Parents Who Travel Without Their Kids
Whether you travel for work or pleasure, there are times when you simply cannot take your children with you on your journey. What do you do when you must travel without your children? What plans do you need to have in place prior to your departure?
If yours is a two-parent household, and only one parent is traveling, the parent who remains at home may be able to handle the increased parental responsibility without assistance. However, for many such parents, juggling work and the job of mom AND dad … well, that’s just a lot of work and stress. The solution? Hire a babysitter short-term. (Tips for selecting the right babysitter for your family can be found at Care4hire.com. Caregivers can be chosen through Care4hire.com and may work for the period of time that help is needed. When the help is no longer needed, the babysitter’s job is done. In essence, the babysitter has a temp job. Information given to the babysitter, and advanced planning (prior to the parent’s departure), are handled in a manner similar to any other babysitting arrangement. The babysitter would need to know how long his/her services are needed, how to contact the local (or other family member) should circumstances warrant, what circumstances warrant such a contact (i.e.; what is an “emergency”), what doctors the children are accustomed to seeing and for what conditions, how to reach those doctors, what the children’s routines are for the time they are in the care of the babysitter, etc. You may also wish to give the babysitter your airline name and flight number, the name and telephone number of the hotel where you are staying while you are traveling, etc.
If yours is a single parent household, or if both parents in the household are traveling at the same time, some additional planning is necessary when bringing on a temporary caregiver. For example, depending on where you live, you may wish to have a medical power of attorney authorizing the babysitter to make medical decision for your children in your absence. If a medical emergency arose while you traveled, the babysitter would need to have the authority to address the needs of your children, including authorizing any medically necessary procedures. You will need to stock up on groceries and children’s daily sundries (diapers, wipes, etc.)to cover the period of your absence. If you carpool with other parents, you will need to communicate to those parents that your babysitter will be responsible for any driving you would have done had you been present…or you may switch turns with one of the other parents in the carpool. You may wish to contact your children’s schools to let them know that you authorize the babysitter to pick up your children in your absence. If there are other people (i.e., your neighborhood watch neighbors, your children’s club and sports team representatives, etc..) that may need to know about the babysitter acting on your behalf in your absence, then you would be well-advised to notify those people or organizations prior to your travel.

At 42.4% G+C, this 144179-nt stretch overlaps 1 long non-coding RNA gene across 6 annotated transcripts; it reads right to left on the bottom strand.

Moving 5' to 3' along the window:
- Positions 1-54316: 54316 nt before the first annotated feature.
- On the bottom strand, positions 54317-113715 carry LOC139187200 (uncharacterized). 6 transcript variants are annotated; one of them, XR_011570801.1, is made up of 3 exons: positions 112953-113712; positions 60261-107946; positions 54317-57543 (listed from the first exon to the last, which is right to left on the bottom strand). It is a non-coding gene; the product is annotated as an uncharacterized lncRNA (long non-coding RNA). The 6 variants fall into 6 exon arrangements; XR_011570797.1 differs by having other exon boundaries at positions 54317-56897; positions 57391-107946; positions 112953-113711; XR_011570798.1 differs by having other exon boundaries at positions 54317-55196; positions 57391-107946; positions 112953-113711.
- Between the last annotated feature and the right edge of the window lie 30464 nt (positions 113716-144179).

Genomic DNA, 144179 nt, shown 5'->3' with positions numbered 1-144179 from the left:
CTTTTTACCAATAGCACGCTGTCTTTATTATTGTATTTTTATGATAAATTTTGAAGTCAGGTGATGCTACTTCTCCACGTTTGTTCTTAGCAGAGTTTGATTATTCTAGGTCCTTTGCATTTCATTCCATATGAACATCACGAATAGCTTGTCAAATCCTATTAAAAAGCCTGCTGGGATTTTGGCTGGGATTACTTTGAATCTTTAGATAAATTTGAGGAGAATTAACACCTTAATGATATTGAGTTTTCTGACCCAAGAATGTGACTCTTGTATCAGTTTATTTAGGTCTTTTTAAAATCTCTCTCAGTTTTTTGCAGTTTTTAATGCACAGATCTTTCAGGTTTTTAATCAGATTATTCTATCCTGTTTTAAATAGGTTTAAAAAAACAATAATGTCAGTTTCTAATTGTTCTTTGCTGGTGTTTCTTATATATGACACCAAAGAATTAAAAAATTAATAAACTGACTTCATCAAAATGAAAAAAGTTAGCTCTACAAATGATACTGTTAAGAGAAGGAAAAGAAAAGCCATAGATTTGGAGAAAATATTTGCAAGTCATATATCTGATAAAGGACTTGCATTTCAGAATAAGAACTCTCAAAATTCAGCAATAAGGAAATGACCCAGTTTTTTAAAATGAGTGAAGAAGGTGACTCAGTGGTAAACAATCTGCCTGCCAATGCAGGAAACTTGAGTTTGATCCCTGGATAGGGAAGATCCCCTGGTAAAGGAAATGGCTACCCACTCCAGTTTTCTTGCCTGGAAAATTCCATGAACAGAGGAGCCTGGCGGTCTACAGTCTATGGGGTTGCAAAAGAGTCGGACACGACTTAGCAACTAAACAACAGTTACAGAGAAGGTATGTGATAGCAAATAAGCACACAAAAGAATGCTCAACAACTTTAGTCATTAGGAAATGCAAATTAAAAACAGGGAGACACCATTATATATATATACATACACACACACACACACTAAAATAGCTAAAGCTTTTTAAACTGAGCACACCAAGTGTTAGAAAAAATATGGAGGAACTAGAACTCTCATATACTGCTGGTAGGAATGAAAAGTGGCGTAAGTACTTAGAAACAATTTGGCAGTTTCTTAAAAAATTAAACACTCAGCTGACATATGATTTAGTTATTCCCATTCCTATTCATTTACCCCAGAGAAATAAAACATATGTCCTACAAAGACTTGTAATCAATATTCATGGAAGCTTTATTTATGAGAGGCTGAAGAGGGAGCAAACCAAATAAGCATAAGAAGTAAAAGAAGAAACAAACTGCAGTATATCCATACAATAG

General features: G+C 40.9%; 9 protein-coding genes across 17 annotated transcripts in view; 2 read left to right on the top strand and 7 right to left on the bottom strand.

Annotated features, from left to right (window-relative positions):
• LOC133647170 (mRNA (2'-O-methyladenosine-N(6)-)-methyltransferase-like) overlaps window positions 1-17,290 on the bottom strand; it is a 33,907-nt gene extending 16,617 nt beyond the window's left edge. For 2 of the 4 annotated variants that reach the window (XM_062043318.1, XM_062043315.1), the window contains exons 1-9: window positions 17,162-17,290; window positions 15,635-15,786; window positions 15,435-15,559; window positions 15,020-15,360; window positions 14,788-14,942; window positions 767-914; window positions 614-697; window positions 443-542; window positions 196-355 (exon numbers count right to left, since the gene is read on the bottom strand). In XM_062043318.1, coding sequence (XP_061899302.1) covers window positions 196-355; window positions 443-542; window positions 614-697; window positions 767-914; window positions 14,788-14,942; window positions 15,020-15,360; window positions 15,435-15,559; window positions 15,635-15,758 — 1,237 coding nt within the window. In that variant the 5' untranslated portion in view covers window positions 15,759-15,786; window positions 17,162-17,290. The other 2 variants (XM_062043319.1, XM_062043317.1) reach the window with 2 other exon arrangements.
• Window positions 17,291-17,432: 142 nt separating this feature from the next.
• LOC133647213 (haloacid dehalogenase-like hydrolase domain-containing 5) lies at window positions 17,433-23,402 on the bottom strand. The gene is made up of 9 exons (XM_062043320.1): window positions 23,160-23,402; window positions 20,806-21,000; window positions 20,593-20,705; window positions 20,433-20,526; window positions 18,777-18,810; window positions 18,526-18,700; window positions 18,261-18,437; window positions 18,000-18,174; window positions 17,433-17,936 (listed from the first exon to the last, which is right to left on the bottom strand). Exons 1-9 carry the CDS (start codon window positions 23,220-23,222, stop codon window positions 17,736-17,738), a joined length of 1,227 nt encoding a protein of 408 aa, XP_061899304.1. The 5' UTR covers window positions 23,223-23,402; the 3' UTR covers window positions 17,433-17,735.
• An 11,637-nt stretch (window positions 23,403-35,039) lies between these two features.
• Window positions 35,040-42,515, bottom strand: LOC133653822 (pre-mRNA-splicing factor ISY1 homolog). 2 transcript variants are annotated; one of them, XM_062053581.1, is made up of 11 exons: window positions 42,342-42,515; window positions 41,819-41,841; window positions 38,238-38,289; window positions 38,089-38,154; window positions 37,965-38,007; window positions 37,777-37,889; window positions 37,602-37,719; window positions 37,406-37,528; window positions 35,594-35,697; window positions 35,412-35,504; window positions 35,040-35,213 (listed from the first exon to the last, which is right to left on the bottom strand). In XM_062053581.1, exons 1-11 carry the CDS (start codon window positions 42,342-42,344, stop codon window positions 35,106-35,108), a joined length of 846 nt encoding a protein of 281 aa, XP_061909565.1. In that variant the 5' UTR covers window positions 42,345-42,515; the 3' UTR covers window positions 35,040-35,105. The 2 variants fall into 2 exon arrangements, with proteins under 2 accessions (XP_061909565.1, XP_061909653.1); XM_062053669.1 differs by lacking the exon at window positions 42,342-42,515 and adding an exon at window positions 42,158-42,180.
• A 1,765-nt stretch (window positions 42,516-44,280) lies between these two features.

Once you have prepared all the tangibles, it is wise to prepare emotionally as well. You may experience feelings of guilt and anxiety about leaving your children. This is natural but it should not necessarily deter you from your travel. Travel well planned may actually benefit your children. If you spouse will be in the home with your children, your travel may provide your children an opportunity to bond with your spouse in a way that is not usually provided for in your family’s normal day to day interactions. If you hire a temp babysitter, your children may meet new people ) i.e., the babysitter) that may expand their socialization and teach them new skills.
In addition to your emotions, your children may experience travel-related emotions of their own: they may be angry, and they may act out before, during and for a brief period following your travel. However, the acting-out behaviors are short-lived and will diminish if you continue to travel periodically thereafter. You may also prevent some of the acting-out behaviors by giving your children information and assurance up front: when you have your travel dates and destinations set, sit down with your children and inform them of your plans. Tell your children that you love them, that you will miss them and your reunion with your children when you get home will be joyous. (Note; you may want to bring some small gifts home with you for your children. The small gifts could be representative of your travel destinations and in keeping with your children’s interests.)
To lessen your anxiety (and that of your children as well), plan thoroughly (as noted above), communicate with all parties involved (especially your children) about your travel plans, and ensure that you have thoroughly planned for and communicated about all foreseeable contingencies. Additionally, you may want to video teleconference with your children via Skype, call, text or email your children, or use social networking sites to keep in touch with your children while you are traveling. With proper planning and communication, traveling (with the children at home) can be a positive experience for everyone involved.